How to actually learn from these videos?

I am not trying to be combative, but I don’t really see how to use these videos and notebooks to learn in any significant and lasting way. I don’t learn so well by simply re-running someone else’s code – that can help my understanding, but understanding immediately breaks down in the face of actually trying to do something myself. I wonder why there aren’t actually exercises and project assignments, rather than just “follow along with me, here is everything already explored for you”.

Does anyone have suggestions on how to lastingly and effectively learn from these videos and move into more advanced topics? It almost feels like these videos are just Jeremy teaching himself and bringing us along for the ride, where instead it should be us doing this stuff from scratch with some scaffolded guidance to get us there.

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I use these videos as a reference, when I am working on examples with datasets on Kaggle.

You could also join the slack stugy group, mentioned in the forums - https://join.slack.com/t/studygroup-nnz1782/shared_invite/zt-hmmcm0tw-bwNT21izqNLBKKS7XdQSqw

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Personally I think that with anything moving along at the speed Jeremy does in part 2, that you should be treating it as a uni lecture, ie: it’s a guide for what you need to go away and teach yourself at a slower speed. He does say a couple of times that he’s trying to cram in enough to keep you busy for months, so don’t expect to watch the videos and understand everything at the end.

For each part I’d go off on separate tangents. Once you’ve got a basic working library you can look at the object model from a software development point of view and see if you can make that better. Can you design a better callback/hook system? Can you come up with a better way of “doing data” than dataloaders/databunches etc. You may or may not end up coming to the same conclusions as Jeremy and Sylvain but you’ll learn some stuff along the way about other ways of doing things and why they made the choices they did and you’ll probably end up learning stuff which will be useful to you in the future. You may come up with some more efficient or easier for the end programmer.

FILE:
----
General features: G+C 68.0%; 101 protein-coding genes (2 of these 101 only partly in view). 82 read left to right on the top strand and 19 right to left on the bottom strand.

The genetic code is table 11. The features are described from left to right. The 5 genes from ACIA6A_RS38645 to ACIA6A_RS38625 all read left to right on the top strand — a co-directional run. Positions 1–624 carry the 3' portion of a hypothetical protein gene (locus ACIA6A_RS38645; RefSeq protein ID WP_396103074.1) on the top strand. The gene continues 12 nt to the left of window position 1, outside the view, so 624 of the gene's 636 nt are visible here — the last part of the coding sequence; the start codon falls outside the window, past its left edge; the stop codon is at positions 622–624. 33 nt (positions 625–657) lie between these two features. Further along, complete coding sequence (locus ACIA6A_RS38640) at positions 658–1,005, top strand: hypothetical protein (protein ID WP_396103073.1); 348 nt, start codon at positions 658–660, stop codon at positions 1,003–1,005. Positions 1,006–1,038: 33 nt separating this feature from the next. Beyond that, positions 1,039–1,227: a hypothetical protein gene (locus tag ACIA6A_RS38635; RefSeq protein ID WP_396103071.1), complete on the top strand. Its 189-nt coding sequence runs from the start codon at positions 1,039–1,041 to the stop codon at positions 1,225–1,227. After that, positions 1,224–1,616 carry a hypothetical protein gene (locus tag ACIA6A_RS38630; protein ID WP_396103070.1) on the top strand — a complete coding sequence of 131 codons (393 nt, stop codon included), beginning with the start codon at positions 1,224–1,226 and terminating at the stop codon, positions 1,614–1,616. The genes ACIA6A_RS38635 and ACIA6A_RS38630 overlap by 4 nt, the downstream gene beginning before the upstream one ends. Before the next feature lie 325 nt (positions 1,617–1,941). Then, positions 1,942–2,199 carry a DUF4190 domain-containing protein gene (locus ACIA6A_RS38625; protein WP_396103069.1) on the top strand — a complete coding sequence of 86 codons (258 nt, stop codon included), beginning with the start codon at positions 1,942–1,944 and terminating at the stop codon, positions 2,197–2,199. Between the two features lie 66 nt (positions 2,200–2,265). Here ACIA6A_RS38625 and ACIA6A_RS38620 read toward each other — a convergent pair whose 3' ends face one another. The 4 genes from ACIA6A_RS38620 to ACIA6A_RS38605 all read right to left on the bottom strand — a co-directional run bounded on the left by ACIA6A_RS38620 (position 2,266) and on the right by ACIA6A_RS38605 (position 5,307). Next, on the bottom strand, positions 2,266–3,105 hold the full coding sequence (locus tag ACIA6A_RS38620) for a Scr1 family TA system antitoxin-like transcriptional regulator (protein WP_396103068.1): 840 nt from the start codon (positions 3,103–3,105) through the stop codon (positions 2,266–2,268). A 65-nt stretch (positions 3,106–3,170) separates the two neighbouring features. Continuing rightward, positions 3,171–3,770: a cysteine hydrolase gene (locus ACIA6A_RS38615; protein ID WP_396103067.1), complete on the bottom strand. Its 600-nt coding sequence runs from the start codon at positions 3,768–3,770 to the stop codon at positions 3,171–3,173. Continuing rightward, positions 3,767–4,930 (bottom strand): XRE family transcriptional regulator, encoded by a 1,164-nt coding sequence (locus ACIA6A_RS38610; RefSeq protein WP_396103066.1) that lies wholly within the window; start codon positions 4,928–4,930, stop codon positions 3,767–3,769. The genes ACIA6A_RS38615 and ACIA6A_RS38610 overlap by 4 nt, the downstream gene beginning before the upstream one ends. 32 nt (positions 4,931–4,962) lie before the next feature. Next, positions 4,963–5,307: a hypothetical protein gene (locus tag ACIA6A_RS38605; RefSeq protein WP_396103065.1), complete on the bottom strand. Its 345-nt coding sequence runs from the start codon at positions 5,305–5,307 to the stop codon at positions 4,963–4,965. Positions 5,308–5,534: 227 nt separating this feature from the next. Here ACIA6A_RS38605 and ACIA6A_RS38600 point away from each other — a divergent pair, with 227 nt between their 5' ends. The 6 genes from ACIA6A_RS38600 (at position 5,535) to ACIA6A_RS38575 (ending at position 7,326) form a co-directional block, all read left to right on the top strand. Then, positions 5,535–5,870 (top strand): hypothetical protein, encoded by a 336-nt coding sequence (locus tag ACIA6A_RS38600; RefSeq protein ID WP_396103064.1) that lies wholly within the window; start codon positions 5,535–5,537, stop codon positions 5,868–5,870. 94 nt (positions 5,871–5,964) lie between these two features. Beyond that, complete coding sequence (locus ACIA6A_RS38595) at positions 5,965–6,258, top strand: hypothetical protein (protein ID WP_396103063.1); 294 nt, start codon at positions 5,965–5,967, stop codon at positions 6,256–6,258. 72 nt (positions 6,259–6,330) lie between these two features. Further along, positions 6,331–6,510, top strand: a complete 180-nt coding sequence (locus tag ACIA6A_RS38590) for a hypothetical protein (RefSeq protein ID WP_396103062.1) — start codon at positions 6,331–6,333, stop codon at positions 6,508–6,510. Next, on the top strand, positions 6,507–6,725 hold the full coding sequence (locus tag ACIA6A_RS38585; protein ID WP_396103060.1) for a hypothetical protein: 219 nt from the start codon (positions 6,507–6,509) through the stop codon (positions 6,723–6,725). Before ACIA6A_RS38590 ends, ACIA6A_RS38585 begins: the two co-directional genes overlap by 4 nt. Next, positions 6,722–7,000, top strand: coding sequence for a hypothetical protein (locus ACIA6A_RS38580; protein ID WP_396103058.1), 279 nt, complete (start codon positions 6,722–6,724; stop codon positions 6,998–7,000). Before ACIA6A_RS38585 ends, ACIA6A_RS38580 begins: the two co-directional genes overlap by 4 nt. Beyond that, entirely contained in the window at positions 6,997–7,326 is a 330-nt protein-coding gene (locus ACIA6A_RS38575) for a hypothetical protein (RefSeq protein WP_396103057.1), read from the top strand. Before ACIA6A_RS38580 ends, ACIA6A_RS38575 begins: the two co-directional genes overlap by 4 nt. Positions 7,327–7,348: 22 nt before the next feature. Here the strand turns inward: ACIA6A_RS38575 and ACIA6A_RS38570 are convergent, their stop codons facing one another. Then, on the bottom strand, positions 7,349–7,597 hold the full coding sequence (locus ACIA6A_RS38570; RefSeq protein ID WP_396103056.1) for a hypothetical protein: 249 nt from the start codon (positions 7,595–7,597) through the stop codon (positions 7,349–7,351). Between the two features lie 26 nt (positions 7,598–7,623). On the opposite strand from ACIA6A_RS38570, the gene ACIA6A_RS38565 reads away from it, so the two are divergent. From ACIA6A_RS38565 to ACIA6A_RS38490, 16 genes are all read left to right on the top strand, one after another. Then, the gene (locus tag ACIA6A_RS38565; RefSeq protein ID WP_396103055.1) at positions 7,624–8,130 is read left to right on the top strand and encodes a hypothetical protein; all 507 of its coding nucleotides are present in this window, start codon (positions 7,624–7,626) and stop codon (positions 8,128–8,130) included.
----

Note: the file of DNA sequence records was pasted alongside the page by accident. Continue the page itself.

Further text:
Go off in directions which interest you. If you’re good with plotting and you want to go and implement some of the stuff they’re got in tensorboard, do it. If you you’ve seen something which looks sketchy, read some papers about better ways of doing it and try them.

I agree with what you say about running J’s code vs doing it yourself, but don’t just run his code. At the start of the course I was cutting and pasting his stuff across to mine bit by bit, then running it, kicking it, changing params, reading pytorch docs, articles about the maths etc, then moving on to the next function. If you don’t end up understanding this stuff all the way down then IMO there’s very little point to part 2.

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I think the best suggestion I would have on this is to follow Jeremy’s advice on how to learn from the fast.ai courses. It’s pointed out many times that you shouldn’t only re-run the existing notebooks but instead, tweak the code and change parameters to understand how it behaves, re-write the code yourself, implement the code on new datasets, implement new functions, papers etc.

I know it is standard practice in many online courses to have coding exercises etc. However, I personally find it more useful to build something from scratch with fastai than to implement a line of code here or there in neat little exercises that don’t really help you understand the big picture.

That’s certainly not the case! You may not like the teaching style, but Jeremy puts great amounts of effort into building a course that teaches students (not himself) become proficient DL practitioners.

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I would recommend the 2020 book. I think the problem with the video is it makes sense and the the next bit makes sense but you forgot the previous bit. The book allows you to flip back a page and read it again. It is hard to flip back a video to the right place. I found Swift the hardest and when you google how do I do X in Swift the answers are difficult to find. I think there is an argument for typing in robot style so you make all the silly typing errors but then rather than cats and dogs try something of your own. I find there are lots of things I do not understand but I think you just have to do it and do it again. I remember the advice for the 2018 course was do not wander off to things you do not understand but like all good advice I ignored it and learnt how to program a GPU. When you saw Intel assembler did you go and learn it. Luckily I can write assembler so I did not but the trick is ignore the sidelines which can be hard.

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